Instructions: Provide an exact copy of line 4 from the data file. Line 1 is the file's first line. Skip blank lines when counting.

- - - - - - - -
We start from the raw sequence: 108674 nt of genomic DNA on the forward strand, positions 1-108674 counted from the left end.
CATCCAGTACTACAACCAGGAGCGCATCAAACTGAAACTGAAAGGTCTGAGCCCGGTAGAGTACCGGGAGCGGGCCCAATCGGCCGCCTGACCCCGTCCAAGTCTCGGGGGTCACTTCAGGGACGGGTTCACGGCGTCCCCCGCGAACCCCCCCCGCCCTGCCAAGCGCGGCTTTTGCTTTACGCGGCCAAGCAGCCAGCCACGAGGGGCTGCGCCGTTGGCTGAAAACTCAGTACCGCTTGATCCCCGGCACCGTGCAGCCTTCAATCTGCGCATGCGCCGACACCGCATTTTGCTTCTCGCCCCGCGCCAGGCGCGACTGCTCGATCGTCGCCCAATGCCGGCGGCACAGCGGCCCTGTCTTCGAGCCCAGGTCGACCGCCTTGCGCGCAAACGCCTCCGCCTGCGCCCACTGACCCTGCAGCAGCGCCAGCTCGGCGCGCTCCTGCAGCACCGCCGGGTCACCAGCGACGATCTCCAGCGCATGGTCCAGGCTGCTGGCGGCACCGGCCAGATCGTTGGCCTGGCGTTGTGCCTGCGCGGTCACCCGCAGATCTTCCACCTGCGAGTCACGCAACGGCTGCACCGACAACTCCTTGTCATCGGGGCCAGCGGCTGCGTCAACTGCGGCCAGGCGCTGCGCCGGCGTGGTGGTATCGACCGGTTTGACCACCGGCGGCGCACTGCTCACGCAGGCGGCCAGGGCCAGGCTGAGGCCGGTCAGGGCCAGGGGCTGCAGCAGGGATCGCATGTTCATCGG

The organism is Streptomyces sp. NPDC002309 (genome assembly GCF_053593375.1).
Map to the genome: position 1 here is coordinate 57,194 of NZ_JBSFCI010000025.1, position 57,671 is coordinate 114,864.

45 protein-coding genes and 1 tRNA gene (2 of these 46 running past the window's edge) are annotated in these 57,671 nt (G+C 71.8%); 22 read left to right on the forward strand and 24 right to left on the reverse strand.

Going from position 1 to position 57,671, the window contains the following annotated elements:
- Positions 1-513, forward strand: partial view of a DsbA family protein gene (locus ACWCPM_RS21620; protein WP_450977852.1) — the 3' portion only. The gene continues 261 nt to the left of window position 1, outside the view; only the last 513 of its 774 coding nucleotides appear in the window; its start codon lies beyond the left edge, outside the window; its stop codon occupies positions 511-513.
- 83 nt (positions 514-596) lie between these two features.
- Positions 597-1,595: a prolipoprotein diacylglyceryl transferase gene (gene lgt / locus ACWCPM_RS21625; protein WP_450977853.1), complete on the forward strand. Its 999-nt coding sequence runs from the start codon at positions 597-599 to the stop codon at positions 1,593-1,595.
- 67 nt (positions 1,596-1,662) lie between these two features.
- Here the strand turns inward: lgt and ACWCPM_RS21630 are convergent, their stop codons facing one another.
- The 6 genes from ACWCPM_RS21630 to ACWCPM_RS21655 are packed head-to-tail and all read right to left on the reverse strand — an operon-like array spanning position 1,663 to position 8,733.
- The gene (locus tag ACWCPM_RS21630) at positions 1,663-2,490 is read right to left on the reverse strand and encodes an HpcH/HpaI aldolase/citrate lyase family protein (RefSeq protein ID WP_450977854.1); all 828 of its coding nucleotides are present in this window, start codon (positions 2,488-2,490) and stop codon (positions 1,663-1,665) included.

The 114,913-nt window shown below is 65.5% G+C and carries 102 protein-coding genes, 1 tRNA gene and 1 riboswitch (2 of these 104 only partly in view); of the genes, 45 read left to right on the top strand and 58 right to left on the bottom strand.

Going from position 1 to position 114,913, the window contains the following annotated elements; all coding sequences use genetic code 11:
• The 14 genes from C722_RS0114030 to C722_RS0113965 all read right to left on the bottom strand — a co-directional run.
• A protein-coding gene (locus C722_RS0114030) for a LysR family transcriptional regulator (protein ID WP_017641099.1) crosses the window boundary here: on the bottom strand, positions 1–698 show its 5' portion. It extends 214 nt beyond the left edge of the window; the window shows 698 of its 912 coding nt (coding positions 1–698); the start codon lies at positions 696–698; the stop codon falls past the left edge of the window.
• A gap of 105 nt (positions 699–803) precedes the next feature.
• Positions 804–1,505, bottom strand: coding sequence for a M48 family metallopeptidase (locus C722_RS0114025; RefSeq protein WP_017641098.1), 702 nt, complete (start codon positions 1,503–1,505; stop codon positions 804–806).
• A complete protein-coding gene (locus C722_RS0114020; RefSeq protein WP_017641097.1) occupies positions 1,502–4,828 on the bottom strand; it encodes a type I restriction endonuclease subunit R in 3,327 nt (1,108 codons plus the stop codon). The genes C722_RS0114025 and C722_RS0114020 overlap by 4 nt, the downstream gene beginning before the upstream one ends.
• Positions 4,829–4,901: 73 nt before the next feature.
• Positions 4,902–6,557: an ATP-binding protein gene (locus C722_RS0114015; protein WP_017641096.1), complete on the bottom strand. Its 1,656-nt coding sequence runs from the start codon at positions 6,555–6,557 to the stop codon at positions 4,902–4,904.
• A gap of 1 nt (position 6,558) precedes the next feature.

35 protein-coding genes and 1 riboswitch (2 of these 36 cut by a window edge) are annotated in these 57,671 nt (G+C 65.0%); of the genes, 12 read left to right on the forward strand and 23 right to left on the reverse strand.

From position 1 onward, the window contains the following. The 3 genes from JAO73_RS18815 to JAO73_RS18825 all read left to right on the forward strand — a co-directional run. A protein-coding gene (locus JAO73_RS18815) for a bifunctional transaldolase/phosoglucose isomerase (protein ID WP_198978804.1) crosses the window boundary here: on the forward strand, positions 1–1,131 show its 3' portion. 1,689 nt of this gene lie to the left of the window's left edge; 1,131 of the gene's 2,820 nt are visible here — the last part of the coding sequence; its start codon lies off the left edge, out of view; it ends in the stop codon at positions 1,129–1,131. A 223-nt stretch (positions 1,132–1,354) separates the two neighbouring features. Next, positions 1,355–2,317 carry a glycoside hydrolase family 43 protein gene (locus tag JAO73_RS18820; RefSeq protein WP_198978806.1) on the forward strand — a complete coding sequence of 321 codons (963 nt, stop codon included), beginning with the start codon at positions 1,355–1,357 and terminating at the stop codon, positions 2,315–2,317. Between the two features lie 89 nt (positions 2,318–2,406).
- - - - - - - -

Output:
Map to the genome: position 1 here is coordinate 57,194 of NZ_JBSFCI010000025.1, position 57,671 is coordinate 114,864.